It is a grave political, strategic and social error to cede support, solidarity and proper community policing to those areas affected by drug related anti-social behaviour and the newly emerging narco-terrorism nexus within Ireland.

Minister Fitzgerald has not visited these communities to express her support or show political leadership in the fight against the growing and deeply anti-social developments associated with drug and gun crime.

Invisible policing

The morale, capability and leadership of An Garda Síochána are at a crossroads.

Garda Commissioner Nóirín O’Sullivan yesterday faced questioning by the newly formed Policing Authority about community policing initiatives in urban and rural Ireland.

The Commissioner acknowledged that there was a ‘palpable’ fear of crime in certain areas. The Commissioner went on to reassure the public that even if people did not see gardaí on our streets and in our communities, that this did not mean that they were not there.

In a puzzling assertion, the Commissioner stated that in contemporary Ireland, there is a lot of ‘invisible policing’ going on.

Within hours of this statement, two men in their 30s were executed in planned assassinations in separate parts of the capital city.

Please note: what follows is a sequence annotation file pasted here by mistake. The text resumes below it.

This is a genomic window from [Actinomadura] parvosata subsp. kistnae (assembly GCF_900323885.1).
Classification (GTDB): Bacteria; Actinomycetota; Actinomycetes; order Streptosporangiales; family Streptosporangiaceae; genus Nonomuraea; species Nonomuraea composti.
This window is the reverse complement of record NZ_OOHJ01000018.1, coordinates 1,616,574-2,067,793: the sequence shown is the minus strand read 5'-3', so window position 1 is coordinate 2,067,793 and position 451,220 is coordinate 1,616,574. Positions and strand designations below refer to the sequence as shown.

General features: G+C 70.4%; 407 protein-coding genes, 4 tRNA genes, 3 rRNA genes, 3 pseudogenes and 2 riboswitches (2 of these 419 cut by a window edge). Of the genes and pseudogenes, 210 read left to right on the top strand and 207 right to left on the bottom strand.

Michael Barr was shot at point blank range in the Sunset Pub in Summerhill at 9.35pm.  Another man in his 30s was shot dead at his home in Clondalkin at about midnight.

This brings to a total of seven executions by firearms in the greater Dublin area since the beginning of this year.

Initial reports stated that the killings were ‘not related’ or ‘unconnected’.

I beg to differ. 

All of the killings in 2016 – without exception – are part of the same dynamic of drug and terrorism related gun crime that has taken hold in urban areas in Ireland.

Ireland has a homicide rate of approximately 1.1 per 100,000 persons per annum. This is consistent with the EU average.

However, according to the UN Office on Drugs and Crime, within that statistic, approximately 38% of Ireland’s homicides are by firearm. This compares to around 7% in the UK.

In short, Ireland has a problem with gun crime and homicide by firearm.

This phenomenon is growing at a time when our police force is seriously under-resourced, under-equipped and underpaid.

Dublin shootings Niall Carson Niall Carson